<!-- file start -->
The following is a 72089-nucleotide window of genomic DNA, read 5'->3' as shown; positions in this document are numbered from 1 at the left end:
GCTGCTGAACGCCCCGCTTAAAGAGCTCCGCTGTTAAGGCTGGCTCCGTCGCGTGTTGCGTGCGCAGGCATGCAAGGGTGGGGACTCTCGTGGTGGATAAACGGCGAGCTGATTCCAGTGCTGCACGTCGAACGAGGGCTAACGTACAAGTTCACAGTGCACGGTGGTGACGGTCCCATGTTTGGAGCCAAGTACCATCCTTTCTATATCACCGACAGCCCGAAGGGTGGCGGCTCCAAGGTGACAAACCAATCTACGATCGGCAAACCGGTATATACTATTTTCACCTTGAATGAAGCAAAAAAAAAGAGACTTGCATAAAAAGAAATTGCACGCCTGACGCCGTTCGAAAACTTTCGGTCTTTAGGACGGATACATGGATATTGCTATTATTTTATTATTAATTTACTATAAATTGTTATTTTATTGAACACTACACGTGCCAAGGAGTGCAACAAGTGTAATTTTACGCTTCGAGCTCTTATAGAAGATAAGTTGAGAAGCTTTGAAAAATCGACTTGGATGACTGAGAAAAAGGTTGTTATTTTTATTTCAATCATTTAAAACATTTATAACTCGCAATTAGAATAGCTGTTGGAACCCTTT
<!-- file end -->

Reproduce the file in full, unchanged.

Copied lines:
The following is a 72089-nucleotide window of genomic DNA, read 5'->3' as shown; positions in this document are numbered from 1 at the left end:
GCTGCTGAACGCCCCGCTTAAAGAGCTCCGCTGTTAAGGCTGGCTCCGTCGCGTGTTGCGTGCGCAGGCATGCAAGGGTGGGGACTCTCGTGGTGGATAAACGGCGAGCTGATTCCAGTGCTGCACGTCGAACGAGGGCTAACGTACAAGTTCACAGTGCACGGTGGTGACGGTCCCATGTTTGGAGCCAAGTACCATCCTTTCTATATCACCGACAGCCCGAAGGGTGGCGGCTCCAAGGTGACAAACCAATCTACGATCGGCAAACCGGTATATACTATTTTCACCTTGAATGAAGCAAAAAAAAAGAGACTTGCATAAAAAGAAATTGCACGCCTGACGCCGTTCGAAAACTTTCGGTCTTTAGGACGGATACATGGATATTGCTATTATTTTATTATTAATTTACTATAAATTGTTATTTTATTGAACACTACACGTGCCAAGGAGTGCAACAAGTGTAATTTTACGCTTCGAGCTCTTATAGAAGATAAGTTGAGAAGCTTTGAAAAATCGACTTGGATGACTGAGAAAAAGGTTGTTATTTTTATTTCAATCATTTAAAACATTTATAACTCGCAATTAGAATAGCTGTTGGAACCCTTT